Yet Section 25 has never envisaged or authorised the state’s taking of custodianship. This puts the Bill way beyond the committee’s mandate. It also means that the committee cannot lawfully adopt the measure until Parliament has substantially expanded its mandate.
However, the legislature lacks the authority to extend the committee’s mandate in this way. Were it to attempt to do so, this would be inconsistent with the November 2018 recommendations of the CRC: that Section 25 should be amended to make explicit that which is implicit within it. These CRC recommendations were endorsed by Parliament in December 2018 and provide the legal foundation for the committee’s work.
Where to from here?
The flawed process of enacting the Bill will presumably limp on in November, when the National Assembly seeks to adopt it. The Assembly will need at least a two-thirds majority, which the ANC alone (with 57.5% of the seats) cannot supply. EFF support is thus essential – but the EFF wants state custodianship over ‘all’ land, not merely ‘certain’ land, as the Bill states. However, this apparent divide could wither away if ‘certain’ land is interpreted as meaning all privately-held land, which could easily be agreed.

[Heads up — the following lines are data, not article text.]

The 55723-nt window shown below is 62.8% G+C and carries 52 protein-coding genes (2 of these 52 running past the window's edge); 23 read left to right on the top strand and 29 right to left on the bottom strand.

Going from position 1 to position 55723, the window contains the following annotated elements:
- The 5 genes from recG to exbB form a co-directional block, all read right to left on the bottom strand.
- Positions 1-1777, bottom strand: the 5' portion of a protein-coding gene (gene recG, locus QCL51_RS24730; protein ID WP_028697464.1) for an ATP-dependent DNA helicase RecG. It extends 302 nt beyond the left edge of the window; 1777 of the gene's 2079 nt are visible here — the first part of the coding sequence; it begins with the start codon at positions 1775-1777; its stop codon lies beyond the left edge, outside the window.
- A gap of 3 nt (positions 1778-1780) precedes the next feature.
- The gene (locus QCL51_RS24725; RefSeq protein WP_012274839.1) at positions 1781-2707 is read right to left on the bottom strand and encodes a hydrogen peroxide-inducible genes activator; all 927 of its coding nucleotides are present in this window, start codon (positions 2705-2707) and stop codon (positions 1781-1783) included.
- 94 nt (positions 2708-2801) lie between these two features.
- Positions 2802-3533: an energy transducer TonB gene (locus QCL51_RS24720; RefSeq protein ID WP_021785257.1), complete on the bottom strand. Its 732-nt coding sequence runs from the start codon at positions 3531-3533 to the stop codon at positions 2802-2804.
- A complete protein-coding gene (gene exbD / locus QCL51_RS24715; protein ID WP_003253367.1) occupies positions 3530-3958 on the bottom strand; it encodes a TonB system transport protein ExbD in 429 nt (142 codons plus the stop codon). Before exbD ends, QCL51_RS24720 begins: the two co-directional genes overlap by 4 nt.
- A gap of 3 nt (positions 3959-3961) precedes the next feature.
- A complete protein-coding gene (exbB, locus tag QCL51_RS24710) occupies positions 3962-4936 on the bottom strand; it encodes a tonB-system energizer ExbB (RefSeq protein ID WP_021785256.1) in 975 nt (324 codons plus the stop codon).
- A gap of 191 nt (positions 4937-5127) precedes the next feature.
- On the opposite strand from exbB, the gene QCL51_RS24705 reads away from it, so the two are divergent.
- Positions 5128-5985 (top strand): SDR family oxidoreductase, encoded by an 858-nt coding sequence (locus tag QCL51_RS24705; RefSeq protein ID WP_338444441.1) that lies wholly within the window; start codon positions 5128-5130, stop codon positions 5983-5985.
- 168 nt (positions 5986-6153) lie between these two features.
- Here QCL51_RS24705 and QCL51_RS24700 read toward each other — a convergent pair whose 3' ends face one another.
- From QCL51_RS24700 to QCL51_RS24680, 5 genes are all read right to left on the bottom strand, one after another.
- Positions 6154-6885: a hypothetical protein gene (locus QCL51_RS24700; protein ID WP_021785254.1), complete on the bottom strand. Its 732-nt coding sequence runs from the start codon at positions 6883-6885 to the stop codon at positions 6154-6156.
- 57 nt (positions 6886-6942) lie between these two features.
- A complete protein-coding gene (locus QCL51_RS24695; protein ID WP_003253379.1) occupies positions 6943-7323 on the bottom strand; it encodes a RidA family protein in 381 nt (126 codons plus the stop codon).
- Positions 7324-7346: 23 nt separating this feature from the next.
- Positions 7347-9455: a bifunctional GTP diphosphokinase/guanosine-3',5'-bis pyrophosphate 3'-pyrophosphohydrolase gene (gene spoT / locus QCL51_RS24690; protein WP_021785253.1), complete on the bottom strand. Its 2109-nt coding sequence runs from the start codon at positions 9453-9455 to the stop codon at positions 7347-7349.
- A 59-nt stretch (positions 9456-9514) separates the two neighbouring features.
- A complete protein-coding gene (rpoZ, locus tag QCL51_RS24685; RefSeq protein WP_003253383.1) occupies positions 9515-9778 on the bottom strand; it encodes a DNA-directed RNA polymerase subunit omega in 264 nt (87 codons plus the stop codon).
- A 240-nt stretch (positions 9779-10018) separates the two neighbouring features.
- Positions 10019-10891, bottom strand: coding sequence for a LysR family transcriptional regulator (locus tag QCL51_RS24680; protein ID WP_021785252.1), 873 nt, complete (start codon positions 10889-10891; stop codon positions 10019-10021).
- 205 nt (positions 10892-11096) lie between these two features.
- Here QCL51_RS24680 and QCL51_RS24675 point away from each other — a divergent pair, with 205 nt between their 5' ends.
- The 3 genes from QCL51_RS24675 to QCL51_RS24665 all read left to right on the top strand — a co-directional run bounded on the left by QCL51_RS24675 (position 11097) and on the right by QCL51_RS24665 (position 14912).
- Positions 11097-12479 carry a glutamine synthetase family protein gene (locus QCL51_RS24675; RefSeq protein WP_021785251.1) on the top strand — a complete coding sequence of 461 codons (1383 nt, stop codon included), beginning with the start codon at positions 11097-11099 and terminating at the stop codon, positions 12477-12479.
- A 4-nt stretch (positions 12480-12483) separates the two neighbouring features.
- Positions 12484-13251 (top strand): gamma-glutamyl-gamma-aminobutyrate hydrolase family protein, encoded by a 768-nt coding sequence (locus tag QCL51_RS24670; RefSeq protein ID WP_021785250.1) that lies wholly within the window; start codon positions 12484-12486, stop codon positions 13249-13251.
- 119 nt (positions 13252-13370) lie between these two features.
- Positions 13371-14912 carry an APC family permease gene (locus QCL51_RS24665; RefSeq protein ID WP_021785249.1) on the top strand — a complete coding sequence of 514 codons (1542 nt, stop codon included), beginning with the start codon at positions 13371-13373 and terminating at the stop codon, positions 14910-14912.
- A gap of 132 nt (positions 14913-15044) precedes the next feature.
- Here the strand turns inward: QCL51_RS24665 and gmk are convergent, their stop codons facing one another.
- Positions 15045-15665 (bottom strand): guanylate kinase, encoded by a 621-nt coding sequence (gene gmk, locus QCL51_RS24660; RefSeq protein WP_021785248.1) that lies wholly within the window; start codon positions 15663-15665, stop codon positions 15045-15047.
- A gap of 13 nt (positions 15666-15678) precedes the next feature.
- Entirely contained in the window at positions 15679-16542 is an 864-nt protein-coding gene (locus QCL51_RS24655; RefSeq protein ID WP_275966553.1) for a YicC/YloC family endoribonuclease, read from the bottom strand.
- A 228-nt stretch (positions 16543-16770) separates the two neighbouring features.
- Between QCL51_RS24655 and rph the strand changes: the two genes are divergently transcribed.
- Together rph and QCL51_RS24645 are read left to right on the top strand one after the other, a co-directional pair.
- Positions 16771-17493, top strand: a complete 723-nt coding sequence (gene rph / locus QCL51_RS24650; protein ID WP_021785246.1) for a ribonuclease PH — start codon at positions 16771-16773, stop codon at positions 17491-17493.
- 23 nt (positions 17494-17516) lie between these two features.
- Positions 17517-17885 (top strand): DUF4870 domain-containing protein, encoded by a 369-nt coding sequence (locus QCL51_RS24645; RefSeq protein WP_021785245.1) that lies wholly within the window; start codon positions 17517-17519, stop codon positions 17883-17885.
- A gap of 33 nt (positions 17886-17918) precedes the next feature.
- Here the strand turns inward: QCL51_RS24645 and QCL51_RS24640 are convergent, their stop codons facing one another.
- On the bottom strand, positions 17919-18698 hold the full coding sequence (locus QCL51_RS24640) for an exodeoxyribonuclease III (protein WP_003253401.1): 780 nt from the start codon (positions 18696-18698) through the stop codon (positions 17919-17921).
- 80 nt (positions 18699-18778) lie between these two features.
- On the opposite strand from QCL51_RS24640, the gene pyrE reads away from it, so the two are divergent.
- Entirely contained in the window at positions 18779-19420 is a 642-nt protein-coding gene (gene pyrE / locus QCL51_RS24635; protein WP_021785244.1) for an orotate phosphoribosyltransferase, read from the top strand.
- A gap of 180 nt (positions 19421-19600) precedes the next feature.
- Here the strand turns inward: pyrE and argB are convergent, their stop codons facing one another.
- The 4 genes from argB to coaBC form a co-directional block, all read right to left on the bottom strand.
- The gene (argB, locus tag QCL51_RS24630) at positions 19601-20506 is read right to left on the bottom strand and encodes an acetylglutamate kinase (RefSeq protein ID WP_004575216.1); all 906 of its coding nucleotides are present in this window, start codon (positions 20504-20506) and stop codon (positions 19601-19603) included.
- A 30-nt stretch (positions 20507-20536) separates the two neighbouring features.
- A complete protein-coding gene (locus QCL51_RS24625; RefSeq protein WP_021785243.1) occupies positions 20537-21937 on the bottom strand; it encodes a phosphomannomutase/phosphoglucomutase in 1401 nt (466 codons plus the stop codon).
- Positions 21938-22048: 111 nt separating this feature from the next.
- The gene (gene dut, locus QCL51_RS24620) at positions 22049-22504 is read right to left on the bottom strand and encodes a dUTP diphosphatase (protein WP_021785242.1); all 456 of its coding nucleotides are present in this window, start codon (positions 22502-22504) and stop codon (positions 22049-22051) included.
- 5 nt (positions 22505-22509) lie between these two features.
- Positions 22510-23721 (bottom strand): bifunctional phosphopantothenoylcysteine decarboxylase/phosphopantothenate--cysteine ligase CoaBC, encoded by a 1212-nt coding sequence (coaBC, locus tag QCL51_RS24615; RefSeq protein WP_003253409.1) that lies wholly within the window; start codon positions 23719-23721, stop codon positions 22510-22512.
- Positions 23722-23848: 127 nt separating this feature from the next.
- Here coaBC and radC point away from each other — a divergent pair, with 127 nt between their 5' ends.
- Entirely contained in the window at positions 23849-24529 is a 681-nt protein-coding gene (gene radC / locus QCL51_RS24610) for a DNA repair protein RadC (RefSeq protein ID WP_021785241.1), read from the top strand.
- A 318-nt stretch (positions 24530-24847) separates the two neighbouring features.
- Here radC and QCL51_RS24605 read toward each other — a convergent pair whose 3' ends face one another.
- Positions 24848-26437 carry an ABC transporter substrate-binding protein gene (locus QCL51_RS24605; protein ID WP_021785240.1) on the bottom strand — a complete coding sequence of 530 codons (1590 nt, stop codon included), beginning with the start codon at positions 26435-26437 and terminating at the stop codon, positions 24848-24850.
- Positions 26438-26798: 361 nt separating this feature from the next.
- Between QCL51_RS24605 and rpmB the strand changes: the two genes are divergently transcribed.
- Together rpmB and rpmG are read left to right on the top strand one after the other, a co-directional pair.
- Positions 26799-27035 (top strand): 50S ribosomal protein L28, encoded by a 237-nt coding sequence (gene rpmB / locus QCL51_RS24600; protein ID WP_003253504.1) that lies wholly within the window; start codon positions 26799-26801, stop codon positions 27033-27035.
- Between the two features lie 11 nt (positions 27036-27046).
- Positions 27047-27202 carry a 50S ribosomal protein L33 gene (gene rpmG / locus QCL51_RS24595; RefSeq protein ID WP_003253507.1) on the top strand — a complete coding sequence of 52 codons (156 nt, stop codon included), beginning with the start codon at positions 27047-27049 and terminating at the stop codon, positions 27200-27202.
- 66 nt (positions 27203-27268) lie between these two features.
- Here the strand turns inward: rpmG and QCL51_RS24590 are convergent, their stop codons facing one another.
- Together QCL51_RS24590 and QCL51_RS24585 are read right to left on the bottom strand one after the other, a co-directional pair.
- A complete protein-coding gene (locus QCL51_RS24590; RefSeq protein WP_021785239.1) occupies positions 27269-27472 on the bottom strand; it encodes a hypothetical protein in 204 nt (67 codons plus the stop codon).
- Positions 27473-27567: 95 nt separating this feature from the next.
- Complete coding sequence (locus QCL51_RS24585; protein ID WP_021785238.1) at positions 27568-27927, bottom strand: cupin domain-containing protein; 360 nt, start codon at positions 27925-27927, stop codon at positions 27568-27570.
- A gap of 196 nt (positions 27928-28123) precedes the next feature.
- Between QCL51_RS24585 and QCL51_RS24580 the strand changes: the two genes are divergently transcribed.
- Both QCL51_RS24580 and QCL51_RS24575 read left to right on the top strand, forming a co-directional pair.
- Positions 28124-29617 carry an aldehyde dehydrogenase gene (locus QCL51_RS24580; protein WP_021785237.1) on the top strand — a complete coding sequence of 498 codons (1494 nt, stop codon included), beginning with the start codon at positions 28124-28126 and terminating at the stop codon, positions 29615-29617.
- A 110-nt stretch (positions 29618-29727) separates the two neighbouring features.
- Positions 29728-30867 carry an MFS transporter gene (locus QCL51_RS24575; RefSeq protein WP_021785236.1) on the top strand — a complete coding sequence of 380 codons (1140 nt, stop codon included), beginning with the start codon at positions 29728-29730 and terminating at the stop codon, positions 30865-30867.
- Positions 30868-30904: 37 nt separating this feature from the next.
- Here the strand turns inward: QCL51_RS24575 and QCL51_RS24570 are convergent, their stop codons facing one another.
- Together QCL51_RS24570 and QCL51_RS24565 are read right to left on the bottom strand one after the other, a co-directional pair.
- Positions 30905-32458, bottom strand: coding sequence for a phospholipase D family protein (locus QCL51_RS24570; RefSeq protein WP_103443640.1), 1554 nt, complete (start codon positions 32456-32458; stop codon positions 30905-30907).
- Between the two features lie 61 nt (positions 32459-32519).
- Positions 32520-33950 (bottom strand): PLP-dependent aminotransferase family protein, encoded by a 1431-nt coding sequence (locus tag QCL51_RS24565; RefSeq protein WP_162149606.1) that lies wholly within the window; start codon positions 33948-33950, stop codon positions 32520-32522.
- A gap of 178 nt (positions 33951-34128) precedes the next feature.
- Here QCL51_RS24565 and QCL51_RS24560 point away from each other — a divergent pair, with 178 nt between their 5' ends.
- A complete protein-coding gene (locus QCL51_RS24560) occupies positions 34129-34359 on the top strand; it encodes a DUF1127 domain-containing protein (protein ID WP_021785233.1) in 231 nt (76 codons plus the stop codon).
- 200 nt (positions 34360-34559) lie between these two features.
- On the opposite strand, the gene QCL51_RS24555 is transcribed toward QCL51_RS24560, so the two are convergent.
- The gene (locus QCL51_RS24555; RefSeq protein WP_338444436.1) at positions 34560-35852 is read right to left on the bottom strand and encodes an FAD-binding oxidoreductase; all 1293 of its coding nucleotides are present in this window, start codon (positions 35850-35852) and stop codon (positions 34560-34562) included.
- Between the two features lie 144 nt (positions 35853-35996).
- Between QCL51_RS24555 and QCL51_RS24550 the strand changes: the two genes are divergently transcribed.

The DA seems confident the Bill will die because the ANC and EFF will prove unable to bridge their differences on the custodianship clause, in particular. However, this is far from certain.
There is reason to hope that a two-thirds majority will not be secured and the Bill will be scrapped. But it is also important to keep preparing for the worst – and to recognise how close to the EFF the ANC already stands, and how little might be needed to close the remaining gap.
[Photo: Rémi Jacquaint for unsplash]